pondělí 31. října 2005

My Photo Page

If you wanna enjoy more pictures from my trips and various endeavors, just visit my photo page at Fotopages.com. The site is regularly updated (well, depends on what you mean by "regularly").

pátek 21. října 2005

Jet Lag

Jet lag, that’s a lot of fun. On the way to the west, one can deal with an eight-hour difference without any problem. In my case, after three shorter nights because of social program (can you avoid Hungarian Dance Festival in Canada?), I had at last one very long night (14-hours) in a mountain hostel; it was just after a rushing hike/run of 1000m elevation within 100 minutes. After that, I was perfectly alright.
On the way back to the east, it’s getting to be a bit harder. Monday morning was my landing time in Prague, and upon arrival I had to do some work immediately at the Institute. Anyway, on Wednesday late night I thought that I’m finally back in GMT. Then I woke up on Thursday… It was neither 7 a.m. (usual time), nor 8 a.m. (wake-up time after a hard day), but 12 a.m. Of course I checked all watches, cell phones and alarm clocks to check if somebody is not playing with me. Well, to be honest, I’ve never experienced that before. The odd feeling is thus last but not least remarkable experience from Canada trip.

čtvrtek 20. října 2005

Canada versus Europe

Across the Atlantic, things are a bit different. Canada is not as shocking as some parts of the US, since it blends European and American influences; yet also here it’s interesting to watch for differences:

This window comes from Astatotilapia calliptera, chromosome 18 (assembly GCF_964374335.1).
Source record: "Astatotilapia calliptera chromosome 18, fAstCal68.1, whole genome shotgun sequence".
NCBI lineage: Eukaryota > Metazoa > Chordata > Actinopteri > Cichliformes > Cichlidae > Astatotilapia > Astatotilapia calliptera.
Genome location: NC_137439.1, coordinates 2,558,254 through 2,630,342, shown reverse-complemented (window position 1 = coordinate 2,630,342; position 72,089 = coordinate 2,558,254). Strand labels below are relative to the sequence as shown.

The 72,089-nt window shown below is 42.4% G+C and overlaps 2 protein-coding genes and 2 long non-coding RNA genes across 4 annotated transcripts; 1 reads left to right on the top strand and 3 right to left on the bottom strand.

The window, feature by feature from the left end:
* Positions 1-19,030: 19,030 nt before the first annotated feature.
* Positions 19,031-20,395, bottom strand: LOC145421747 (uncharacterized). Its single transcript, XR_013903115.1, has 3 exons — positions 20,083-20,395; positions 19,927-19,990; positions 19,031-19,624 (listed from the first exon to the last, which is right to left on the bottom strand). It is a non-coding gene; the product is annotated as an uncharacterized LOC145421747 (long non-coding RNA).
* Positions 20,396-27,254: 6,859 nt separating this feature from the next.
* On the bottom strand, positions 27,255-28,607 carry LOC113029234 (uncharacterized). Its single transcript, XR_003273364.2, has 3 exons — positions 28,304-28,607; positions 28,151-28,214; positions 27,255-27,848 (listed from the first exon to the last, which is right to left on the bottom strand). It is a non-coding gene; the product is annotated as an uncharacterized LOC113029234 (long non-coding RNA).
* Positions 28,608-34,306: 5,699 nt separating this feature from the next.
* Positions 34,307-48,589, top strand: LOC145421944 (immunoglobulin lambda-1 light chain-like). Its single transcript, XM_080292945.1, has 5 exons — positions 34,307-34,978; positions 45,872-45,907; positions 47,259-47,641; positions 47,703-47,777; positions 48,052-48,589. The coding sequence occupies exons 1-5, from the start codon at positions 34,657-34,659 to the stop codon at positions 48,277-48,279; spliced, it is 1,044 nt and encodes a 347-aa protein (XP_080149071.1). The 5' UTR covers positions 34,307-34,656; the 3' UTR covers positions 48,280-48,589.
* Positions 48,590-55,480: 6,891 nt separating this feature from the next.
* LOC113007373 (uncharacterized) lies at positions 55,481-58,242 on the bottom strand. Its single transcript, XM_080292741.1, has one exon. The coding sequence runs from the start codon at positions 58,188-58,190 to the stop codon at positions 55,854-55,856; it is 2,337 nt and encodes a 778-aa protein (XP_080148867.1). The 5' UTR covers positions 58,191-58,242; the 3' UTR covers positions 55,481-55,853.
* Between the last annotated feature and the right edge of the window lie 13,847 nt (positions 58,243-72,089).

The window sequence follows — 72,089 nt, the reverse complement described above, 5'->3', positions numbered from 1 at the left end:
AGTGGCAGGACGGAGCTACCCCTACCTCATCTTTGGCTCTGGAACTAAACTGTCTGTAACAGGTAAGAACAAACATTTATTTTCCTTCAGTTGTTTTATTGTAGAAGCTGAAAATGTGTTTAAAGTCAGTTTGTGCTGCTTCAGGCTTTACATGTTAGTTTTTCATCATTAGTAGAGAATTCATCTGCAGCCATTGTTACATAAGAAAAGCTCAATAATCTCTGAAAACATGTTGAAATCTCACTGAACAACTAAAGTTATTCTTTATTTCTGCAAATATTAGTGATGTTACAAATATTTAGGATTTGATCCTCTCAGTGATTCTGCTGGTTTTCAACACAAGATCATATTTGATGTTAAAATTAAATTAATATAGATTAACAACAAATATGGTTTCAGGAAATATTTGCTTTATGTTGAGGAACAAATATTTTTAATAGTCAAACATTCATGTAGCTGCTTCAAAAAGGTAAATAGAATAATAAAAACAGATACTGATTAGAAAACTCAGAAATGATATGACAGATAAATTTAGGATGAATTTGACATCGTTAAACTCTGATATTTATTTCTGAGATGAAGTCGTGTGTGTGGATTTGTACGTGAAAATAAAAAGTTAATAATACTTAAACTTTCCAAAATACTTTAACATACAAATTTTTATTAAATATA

1. Trains. Have you ever seen train with 108 wagons, pulled by three locos in a row?
  2. Warnings. Visiting a park, would you expect hundreds of ”SLOW” signs on the biking roads, whenever a small slope or bend approaches? Not to speak of warning signs at the gondola station up in mountains (”Proceed at Your Own Risk”).
  3. Cars. Ugly, nasty, environmental-unfriendly boxes on wheels.
  4. Roads. Four-line highways are standard even for roads up to gondola station in mountains.
  5. Oil revenues. Alberta province is so rich because of royalties that Prime Minister Klein distributed CAN$ 400 to each citizen of Alberta.
  6. Refineries. The factories are built on large areas; 10 km sq. is no exception.
  7. Cities. Most cities were built as on the green field, so have structure of a chessboard, with streets going north-south and avenues east-west. You don’t get lost unless you interchange street and avenue numbers. (You can also get lost when you don’t change the numbers, but become confused and convince yourself that you must have changed street and avenue numbers. This happened to me, Lucka and Kamila.)
  8. Food. Junk food is real junky. Canadians have it even worse because of socialized health-care, which obviously introduces moral hazard.
  9. Trails. In mountains, you walk for five-six hours and don’t meet any human. On the other hand, you have a good chance to meet some bear, canibou, deer, beaver, and thousands of squirrels.
  10. Phone. One-minute call from National Park to Edmonton (400 km) costs CAN$ 2.5. The machine doesn’t return change. Well, the price is like a call from Prague to some deserted places in mid Africa, or into slums in Bangladesh.
  11. Relieving. You get sophisticated instructions on how to cover and dig your ”droppings” in a national park.